Enthusiastic, animated, and innovative, Christopher Meenan left no doubt why he was among UMB’s 2015 Founders Week award winners with an insightful and entertaining Entrepreneur of the Year presentation “Health Informatics: A New Frontier for Innovation in Medicine” on Oct. 21.
Meenan, a faculty research associate in the School of Medicine’s Department of Diagnostic Radiology and Nuclear Medicine, recalled tales of his early career in the finance industry when Y2K was feared to be an “apocalyptic event” and later when he worked at America Online, which was striving “to be innovative” by putting 30 million people on the Internet.
138 Startups Now Compete for Fan Favorite and Finalist Designations Until Midday on Friday, November 6
Startup Maryland™ unveils the 138 video pitches from the participants in the 2015 Pitch Across Maryland competition. After posting the video pitches from Maryland entrepreneurs that were captured during the three-week Pitch Across Maryland bus tour, Startup Maryland is proud to announce that the two Video Pitch Competitions are now underway. You can find the various Playlists for each tour stop location where companies pitched on the Startup Maryland YouTube Channel.
The Startup Maryland bus rolled around the state for three weeks last month.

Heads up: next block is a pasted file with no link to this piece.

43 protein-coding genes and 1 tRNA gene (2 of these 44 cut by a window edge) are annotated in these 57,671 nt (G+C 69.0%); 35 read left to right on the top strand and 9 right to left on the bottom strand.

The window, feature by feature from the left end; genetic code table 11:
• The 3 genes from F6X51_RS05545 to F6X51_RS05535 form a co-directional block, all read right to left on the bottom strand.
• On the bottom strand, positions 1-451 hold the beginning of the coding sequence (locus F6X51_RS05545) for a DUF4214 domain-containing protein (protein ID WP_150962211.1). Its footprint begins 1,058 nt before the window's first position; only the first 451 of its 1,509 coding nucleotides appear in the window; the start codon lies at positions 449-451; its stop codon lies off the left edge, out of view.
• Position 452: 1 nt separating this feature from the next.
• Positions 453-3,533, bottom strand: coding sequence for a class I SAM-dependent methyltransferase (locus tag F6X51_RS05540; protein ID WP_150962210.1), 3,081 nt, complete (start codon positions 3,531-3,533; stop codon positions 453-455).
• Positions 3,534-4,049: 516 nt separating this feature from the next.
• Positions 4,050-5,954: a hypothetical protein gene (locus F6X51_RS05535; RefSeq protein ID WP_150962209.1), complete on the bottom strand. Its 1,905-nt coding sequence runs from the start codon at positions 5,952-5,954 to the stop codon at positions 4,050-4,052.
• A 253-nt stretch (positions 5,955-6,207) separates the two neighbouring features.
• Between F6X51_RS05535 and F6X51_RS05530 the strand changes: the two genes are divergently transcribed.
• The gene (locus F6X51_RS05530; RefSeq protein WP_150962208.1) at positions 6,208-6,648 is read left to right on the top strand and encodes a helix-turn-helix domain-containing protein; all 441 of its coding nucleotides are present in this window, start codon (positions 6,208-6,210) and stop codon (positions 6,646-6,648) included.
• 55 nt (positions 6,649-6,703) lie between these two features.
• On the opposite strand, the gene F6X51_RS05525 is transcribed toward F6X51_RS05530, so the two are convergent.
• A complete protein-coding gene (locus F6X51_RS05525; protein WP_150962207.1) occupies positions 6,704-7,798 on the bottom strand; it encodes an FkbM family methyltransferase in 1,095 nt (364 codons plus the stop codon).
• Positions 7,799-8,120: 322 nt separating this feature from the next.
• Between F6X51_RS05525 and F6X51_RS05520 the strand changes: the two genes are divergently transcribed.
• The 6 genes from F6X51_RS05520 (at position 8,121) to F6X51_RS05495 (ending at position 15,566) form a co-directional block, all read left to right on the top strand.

Mike Binko and company cruised through Baltimore with Steve Case’s Rise of the Rest tour, and made it over the Bay Bridge to Eastern Shore coworking space hotDesks.
One day featured a stop at Spark in Baltimore’s Power Plant Live! and the University of Baltimore. The bus was in Montgomery County, before heading back up to Charm City for Baltimore Innovation Week’s Beta City.
Georgetown University Biotechnology MS students seek unpaid internship in business or lab-related project in the Washington, DC metropolitan area. Students will spend minimum 280 hours (20hrs/week), Jan. 13 - Apr 22, 2016, and present a poster. For more info: contact Vasna Nontanovan, Associate Director, Biotechnology Masters Program, firstname.lastname@example.org, www.biotechnology.georgetown.edu.
The Seattle-based Microsoft Ventures Accelerator is a four-month program that connects startup founders with mentors and gives them the tools to help grow their business. The accelerator has 24 graduates to date, and is looking for its next class.